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Rats Attracted to More Than Birdseed

Dear Bird Folks,

Last week the Cape Cod Times printed an article saying there’s a rat problem in Sandwich. One of the reasons given for the rat increase is that people are feeding birds year-round. They said birds should only be fed in winter. Surely you don’t agree?  Any tips on feeding birds while avoiding rats?

– Lida, Yarmouth Port, MA


Swell, Lida,

Just when I was feeling good about surviving another Cape Cod summer, I find out there are rats in Sandwich. To make things worse, someone is blaming the problem on birdseed. As you might imagine, I’m not going to take this lying down. The people who made these statements will soon be hearing from my lawyers…and if any group knows about rats, it’s lawyers.

I too read that story in the CC Times and believe it or not, I actually agree with it…well, some of it. Yes, of course, rats will eat birdseed, but they also come to a huge variety of other things humans have to offer. Take gardens, for example. For years people have blamed squirrels and chipmunks for damaged fruits and vegetables, but I’d bet much of the time rats are the real culprits. And since they are nocturnal, their raids often go unnoticed. And what about those compost piles? Composting organic matter is a great idea, but rotting mounds of vegetation are also appealing to rats. Raising chickens has become trendy in recent years, but along with fresh eggs comes buckets of grain, which are an open invitation for you-know-what. One other thing attracts rats to our yards, and it may be the number one attraction of them all. Wanna know what it is? Okay, I’ll tell you, but you might not like it.

Rats enjoy birdseed, compost, chicken food and gardens, but the thing they may actually love the most is our good old pal, the family dog. Yes, the dog, the one creature that just about everyone on Cape Cod considers sacred, may be the ultimate rat magnet. Why the dog? It’s no surprise that rats will come to spilled dog food, but one of their favorite menu items is (get ready) dog poop. When I first read about this poop thing I did a double take. But then I discovered endless websites that supported this weird factoid. These websites include one from the State of Indiana, another from a Rhode Island newspaper and one site called (and this is true) Mr. Dog Poop. Now I have to believe it. After all, Mr. Dog Poop has never steered me wrong.

A big problem this summer has been the drought and rats need to drink regularly. As smaller ponds and vernal pools dry up, rats are venturing into new territories. In other words, keep an eye on your watering cans, chicken waterers and dog bowls. And keep the cover on your hot tub closed, or you might not be soaking alone.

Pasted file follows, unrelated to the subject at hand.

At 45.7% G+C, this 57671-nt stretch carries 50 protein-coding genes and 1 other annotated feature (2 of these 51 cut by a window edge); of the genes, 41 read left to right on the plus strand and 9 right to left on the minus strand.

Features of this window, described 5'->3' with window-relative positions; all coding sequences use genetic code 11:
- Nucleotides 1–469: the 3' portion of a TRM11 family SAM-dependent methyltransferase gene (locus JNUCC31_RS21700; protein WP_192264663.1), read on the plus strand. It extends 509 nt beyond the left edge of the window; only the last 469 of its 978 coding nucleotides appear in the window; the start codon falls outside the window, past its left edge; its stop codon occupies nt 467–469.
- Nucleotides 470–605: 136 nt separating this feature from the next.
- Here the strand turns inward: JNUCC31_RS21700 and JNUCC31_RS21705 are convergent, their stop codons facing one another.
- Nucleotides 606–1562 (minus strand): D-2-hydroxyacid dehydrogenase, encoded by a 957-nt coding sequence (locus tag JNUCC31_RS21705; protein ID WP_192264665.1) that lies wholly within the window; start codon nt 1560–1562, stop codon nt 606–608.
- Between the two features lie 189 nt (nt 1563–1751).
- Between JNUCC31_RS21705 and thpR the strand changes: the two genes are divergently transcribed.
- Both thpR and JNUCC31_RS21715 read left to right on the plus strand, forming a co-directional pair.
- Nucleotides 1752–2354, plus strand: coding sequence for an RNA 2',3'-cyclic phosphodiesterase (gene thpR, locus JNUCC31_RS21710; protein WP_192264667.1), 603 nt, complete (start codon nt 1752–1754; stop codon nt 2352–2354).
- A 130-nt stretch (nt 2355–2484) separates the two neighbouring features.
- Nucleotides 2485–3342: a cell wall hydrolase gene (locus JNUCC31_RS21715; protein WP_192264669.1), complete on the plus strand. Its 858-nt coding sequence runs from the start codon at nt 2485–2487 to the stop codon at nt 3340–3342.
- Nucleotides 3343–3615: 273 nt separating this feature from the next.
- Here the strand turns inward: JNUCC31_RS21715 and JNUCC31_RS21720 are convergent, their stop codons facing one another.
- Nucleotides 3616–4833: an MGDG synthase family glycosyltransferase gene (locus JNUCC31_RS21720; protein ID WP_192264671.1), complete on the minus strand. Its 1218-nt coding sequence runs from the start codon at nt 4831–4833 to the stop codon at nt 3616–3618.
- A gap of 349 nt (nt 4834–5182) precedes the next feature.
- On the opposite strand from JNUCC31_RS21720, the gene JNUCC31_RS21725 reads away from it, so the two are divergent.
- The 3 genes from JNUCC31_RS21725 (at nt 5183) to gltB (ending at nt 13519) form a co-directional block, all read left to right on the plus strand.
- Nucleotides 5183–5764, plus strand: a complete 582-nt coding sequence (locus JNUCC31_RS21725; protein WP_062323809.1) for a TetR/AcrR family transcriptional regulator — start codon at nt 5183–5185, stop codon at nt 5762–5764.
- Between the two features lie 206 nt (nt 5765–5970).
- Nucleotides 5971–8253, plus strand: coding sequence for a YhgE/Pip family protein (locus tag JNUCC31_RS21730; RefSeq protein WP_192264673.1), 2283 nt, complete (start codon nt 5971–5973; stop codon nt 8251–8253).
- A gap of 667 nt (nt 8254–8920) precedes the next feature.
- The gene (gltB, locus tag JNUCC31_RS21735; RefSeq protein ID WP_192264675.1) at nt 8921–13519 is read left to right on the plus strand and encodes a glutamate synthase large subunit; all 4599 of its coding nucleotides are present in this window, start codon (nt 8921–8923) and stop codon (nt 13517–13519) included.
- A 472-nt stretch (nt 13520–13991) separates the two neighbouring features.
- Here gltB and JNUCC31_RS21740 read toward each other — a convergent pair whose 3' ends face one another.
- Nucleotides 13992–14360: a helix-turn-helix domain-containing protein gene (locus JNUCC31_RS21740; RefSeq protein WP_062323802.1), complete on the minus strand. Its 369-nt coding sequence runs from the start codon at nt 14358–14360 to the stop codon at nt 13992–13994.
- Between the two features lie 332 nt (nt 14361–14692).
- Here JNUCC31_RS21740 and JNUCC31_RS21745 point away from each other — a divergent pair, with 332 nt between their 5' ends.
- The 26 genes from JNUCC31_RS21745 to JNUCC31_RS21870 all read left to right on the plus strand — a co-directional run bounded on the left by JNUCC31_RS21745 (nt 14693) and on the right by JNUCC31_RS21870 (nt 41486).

What can be done to prevent rats from becoming a problem? I can’t really do much about this recent drought; even I don’t have that kind of power. I also don’t want to speak on behalf of the Cape’s gardeners, chicken lovers and the ever-growing number of dog fanatics. But I have no trouble suggesting to bird people that they should take a common sense approach to feeding birds. Oh, sure, I like selling birdseed, but I worry when some folks overdo it. My concern isn’t so much about attracting rats, but if the areas underneath bird feeders aren’t properly maintained, they may become unhealthy for the ground-feeding birds. You’ve heard me say this before, but people really should think twice about using the dreaded “mixed” birdseed. I don’t know who invented this awful stuff, but I’ll bet his name was “Willard,” because if any seed is rat-friendly, it’s that stuff. No matter what the package says, most ingredients in a mixture end up on the ground, where all kinds of furry creatures are waiting to feast on it.

It’s important to point out that this rat thing isn’t nearly as bad as the newspaper suggested. Each day I talk with hundreds of people who feed birds and so far this year, I have had exactly two (dos, numéro deux) customers who have mentioned rats. If you do the math, it comes out to roughly .000001% of my customers who have seen rats, or .999999% who haven’t. In other words, the Cape isn’t exactly Europe during the Plague.

BTW: Rats are active year-round, so the notion that only feeding birds in the winter will deter rats is just an old wives’ tale. It’s like saying toads give us warts or we shouldn’t eat before swimming. (You know, I never understood that last one. I mean fish don’t come out of the water after they eat and they do okay.)

I don’t think the rat invasion of 2016 is really that big a deal, Lida. You can continue to feed your birds, but just don’t be sloppy about it. Keep your seed secure and off the ground. I have no suggestions for people with gardens or chickens or even for those people with pooping dogs. For assistance with that last one you’ll have to ask a different expert, like Mr. Dog Poop. I was going to make a joke about inventing “dog diapers,” but it turns out they are actually a thing already. (And they say bird people are nuts.) I think the only way to properly dispose of dog poop is to do what I do. I just toss it over the fence into my neighbor’s yard and let him deal with it. Oh, calm down; of course, I’m just kidding. My neighbor doesn’t have a fence.